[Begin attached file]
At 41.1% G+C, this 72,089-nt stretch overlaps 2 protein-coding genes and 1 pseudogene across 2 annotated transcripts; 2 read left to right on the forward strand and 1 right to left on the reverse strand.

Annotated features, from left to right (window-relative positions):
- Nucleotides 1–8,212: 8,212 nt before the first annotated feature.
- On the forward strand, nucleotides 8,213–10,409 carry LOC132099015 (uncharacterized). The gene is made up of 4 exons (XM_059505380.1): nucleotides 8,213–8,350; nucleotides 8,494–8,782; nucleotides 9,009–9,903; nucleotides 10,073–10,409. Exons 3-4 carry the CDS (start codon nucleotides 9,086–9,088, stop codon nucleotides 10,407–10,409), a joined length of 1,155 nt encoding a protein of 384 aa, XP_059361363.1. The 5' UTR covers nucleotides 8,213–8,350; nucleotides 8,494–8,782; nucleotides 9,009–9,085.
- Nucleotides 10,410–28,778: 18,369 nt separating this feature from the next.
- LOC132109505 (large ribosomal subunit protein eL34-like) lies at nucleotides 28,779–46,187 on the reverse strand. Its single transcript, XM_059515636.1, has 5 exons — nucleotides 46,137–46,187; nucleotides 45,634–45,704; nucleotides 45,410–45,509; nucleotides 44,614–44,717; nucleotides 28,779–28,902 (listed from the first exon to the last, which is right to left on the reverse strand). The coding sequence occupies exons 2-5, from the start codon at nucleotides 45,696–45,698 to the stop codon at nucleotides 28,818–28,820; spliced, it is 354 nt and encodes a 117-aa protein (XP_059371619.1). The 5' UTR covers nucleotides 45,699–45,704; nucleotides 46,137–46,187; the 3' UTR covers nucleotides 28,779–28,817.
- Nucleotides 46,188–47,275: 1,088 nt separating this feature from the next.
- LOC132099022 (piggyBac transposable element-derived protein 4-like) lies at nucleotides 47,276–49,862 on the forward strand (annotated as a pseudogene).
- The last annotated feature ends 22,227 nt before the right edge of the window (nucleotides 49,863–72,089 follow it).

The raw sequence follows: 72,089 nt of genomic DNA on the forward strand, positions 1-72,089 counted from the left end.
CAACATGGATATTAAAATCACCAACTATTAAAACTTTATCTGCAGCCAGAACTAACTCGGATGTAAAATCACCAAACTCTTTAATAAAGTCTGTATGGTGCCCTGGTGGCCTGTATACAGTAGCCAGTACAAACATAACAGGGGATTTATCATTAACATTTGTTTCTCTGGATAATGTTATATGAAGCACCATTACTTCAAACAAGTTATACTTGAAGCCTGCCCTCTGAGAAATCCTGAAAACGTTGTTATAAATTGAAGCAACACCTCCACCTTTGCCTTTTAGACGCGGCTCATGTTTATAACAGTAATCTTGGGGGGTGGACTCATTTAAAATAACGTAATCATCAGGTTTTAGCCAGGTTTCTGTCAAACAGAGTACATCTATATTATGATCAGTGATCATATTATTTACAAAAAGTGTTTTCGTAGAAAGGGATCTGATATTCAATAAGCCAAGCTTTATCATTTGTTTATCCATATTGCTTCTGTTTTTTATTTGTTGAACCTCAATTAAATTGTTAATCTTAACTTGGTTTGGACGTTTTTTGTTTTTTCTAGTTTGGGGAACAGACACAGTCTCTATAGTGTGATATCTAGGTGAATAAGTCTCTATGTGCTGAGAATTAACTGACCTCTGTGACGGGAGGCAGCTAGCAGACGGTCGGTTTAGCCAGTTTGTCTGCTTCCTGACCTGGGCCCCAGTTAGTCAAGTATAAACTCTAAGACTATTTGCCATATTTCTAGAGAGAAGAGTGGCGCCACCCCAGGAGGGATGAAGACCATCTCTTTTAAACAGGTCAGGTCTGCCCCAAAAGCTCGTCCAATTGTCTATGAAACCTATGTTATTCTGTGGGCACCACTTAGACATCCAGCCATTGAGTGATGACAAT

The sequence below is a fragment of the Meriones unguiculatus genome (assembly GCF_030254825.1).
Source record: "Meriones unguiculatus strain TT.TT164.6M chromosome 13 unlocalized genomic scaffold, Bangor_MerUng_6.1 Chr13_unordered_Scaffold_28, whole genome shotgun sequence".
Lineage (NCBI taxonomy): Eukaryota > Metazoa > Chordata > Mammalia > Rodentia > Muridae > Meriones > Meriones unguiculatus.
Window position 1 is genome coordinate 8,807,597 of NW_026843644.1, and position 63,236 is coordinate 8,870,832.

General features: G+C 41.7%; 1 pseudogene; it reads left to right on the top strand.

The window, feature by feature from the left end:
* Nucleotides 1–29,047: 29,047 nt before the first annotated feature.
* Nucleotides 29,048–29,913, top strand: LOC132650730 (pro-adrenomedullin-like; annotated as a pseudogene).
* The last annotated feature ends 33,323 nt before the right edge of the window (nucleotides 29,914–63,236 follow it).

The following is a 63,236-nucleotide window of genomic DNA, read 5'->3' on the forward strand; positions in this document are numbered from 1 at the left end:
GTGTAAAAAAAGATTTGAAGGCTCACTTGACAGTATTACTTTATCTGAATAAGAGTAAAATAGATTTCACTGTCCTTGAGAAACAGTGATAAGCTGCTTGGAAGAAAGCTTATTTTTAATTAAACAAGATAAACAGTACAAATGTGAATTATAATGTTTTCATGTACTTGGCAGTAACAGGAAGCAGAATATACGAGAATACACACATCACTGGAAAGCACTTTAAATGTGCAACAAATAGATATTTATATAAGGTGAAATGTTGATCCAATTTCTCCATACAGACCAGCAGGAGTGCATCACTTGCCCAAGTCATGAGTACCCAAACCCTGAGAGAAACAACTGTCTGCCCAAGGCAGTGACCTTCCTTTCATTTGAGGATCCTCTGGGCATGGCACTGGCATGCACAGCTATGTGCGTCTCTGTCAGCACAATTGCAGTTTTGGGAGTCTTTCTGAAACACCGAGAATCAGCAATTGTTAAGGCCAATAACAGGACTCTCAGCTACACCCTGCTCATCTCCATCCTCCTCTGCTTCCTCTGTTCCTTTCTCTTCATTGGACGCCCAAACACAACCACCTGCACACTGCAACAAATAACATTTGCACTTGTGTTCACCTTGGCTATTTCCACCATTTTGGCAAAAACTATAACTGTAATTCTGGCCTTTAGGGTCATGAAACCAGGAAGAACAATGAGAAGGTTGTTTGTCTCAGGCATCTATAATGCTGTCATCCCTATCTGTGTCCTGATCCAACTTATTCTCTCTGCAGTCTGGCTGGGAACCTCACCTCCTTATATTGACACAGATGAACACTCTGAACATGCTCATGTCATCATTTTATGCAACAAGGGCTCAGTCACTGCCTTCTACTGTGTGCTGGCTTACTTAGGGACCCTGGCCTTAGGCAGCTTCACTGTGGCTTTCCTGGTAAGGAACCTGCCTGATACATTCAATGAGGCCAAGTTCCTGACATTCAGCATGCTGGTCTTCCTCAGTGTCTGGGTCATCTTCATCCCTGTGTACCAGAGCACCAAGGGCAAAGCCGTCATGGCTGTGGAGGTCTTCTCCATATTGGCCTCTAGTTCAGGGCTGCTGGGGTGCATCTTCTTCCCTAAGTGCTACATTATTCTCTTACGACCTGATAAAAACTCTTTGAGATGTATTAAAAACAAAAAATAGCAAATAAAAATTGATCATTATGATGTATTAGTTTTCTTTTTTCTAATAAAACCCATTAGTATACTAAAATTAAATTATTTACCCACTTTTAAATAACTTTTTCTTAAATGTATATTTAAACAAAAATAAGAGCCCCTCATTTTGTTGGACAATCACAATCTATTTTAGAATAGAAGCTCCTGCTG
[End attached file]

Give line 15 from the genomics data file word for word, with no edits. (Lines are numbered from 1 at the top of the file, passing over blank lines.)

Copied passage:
Window position 1 is genome coordinate 8,807,597 of NW_026843644.1, and position 63,236 is coordinate 8,870,832.